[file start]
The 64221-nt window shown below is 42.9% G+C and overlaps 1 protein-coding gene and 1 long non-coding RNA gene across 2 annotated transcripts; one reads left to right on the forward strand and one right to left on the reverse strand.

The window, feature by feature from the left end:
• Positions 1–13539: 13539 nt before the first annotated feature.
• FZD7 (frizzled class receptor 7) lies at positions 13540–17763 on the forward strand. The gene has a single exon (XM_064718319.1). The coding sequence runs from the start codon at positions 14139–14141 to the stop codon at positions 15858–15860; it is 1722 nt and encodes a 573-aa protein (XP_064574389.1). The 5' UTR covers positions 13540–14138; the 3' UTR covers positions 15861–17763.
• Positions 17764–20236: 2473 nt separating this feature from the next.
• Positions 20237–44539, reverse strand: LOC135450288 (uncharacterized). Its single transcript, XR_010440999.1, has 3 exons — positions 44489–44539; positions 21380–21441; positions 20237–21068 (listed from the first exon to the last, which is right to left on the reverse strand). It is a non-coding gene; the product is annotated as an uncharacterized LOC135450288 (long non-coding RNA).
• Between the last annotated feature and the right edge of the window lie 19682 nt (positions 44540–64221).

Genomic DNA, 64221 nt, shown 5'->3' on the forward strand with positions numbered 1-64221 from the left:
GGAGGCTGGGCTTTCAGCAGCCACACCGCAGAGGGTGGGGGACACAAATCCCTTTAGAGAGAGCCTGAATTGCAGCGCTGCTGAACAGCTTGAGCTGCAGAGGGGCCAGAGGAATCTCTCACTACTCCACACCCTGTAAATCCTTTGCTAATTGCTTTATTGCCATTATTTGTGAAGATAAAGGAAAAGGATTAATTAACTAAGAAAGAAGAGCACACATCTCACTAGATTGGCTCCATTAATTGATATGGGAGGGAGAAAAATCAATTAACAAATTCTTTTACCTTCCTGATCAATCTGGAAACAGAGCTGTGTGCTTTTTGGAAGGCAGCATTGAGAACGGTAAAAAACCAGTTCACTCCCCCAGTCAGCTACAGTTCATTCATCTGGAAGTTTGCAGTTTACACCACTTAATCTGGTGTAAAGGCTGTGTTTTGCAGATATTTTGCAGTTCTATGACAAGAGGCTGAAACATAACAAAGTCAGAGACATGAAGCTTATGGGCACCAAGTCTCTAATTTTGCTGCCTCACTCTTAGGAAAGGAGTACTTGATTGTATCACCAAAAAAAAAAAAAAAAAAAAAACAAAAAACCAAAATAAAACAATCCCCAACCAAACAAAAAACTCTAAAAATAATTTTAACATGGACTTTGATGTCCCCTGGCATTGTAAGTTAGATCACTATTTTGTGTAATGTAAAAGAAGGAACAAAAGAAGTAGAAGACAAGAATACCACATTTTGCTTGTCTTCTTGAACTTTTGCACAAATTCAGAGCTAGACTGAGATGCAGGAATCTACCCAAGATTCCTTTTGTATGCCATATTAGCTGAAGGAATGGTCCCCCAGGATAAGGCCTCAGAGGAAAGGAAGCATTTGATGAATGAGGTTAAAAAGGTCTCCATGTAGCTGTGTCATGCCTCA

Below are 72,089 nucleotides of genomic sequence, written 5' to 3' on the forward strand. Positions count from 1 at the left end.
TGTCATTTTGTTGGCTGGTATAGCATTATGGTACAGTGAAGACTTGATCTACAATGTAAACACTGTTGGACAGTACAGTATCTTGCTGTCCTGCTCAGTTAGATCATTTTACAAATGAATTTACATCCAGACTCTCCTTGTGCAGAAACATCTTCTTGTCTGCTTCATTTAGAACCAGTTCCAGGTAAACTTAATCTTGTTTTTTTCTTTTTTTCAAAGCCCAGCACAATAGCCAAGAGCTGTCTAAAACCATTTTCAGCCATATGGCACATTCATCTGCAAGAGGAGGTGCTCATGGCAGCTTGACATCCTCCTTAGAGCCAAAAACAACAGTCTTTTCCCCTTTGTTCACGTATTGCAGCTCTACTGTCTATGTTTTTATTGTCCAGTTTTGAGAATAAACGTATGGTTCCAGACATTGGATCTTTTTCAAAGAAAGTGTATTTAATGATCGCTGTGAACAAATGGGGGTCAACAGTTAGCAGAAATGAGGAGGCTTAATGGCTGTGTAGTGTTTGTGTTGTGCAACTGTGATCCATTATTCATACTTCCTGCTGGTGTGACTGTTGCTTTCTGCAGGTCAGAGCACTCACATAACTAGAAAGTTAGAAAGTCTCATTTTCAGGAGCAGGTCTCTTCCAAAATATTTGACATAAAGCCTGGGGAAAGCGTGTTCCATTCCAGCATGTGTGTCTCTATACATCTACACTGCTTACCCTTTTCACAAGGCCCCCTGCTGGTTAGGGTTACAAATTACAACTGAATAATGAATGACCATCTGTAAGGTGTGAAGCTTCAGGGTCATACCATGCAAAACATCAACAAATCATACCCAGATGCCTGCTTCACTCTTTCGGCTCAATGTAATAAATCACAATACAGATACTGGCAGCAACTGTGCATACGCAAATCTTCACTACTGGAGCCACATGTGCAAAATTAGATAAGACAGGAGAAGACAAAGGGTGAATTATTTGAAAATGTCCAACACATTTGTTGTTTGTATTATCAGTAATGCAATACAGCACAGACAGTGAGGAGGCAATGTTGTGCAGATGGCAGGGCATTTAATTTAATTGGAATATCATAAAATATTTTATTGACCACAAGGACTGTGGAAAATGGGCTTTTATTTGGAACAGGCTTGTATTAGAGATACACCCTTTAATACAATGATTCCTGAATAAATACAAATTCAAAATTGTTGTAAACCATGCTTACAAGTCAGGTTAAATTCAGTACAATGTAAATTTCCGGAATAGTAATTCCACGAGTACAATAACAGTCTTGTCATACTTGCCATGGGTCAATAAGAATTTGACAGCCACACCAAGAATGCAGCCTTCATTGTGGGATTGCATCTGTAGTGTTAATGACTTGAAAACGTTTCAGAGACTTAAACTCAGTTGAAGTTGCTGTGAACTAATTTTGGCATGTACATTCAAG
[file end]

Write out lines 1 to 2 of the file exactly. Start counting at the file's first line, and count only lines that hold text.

The 64221-nt window shown below is 42.9% G+C and overlaps 1 protein-coding gene and 1 long non-coding RNA gene across 2 annotated transcripts; one reads left to right on the forward strand and one right to left on the reverse strand.

The window, feature by feature from the left end: